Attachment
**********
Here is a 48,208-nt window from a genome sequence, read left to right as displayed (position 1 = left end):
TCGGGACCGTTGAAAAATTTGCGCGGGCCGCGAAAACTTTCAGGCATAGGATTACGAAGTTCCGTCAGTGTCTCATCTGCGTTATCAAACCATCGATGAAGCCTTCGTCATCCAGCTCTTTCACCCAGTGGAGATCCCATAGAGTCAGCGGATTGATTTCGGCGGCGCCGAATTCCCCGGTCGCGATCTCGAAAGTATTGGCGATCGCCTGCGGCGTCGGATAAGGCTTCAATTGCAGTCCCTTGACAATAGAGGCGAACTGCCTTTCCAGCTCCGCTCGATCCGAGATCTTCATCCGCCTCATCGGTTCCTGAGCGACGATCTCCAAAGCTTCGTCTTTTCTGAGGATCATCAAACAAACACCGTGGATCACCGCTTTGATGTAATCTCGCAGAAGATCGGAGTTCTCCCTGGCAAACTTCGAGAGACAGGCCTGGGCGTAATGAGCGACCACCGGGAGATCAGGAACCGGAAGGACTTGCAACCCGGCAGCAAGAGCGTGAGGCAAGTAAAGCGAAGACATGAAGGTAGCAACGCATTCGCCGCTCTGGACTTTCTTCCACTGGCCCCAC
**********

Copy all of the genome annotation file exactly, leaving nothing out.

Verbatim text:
Here is a 48,208-nt window from a genome sequence, read left to right as displayed (position 1 = left end):
TCGGGACCGTTGAAAAATTTGCGCGGGCCGCGAAAACTTTCAGGCATAGGATTACGAAGTTCCGTCAGTGTCTCATCTGCGTTATCAAACCATCGATGAAGCCTTCGTCATCCAGCTCTTTCACCCAGTGGAGATCCCATAGAGTCAGCGGATTGATTTCGGCGGCGCCGAATTCCCCGGTCGCGATCTCGAAAGTATTGGCGATCGCCTGCGGCGTCGGATAAGGCTTCAATTGCAGTCCCTTGACAATAGAGGCGAACTGCCTTTCCAGCTCCGCTCGATCCGAGATCTTCATCCGCCTCATCGGTTCCTGAGCGACGATCTCCAAAGCTTCGTCTTTTCTGAGGATCATCAAACAAACACCGTGGATCACCGCTTTGATGTAATCTCGCAGAAGATCGGAGTTCTCCCTGGCAAACTTCGAGAGACAGGCCTGGGCGTAATGAGCGACCACCGGGAGATCAGGAACCGGAAGGACTTGCAACCCGGCAGCAAGAGCGTGAGGCAAGTAAAGCGAAGACATGAAGGTAGCAACGCATTCGCCGCTCTGGACTTTCTTCCACTGGCCCCAC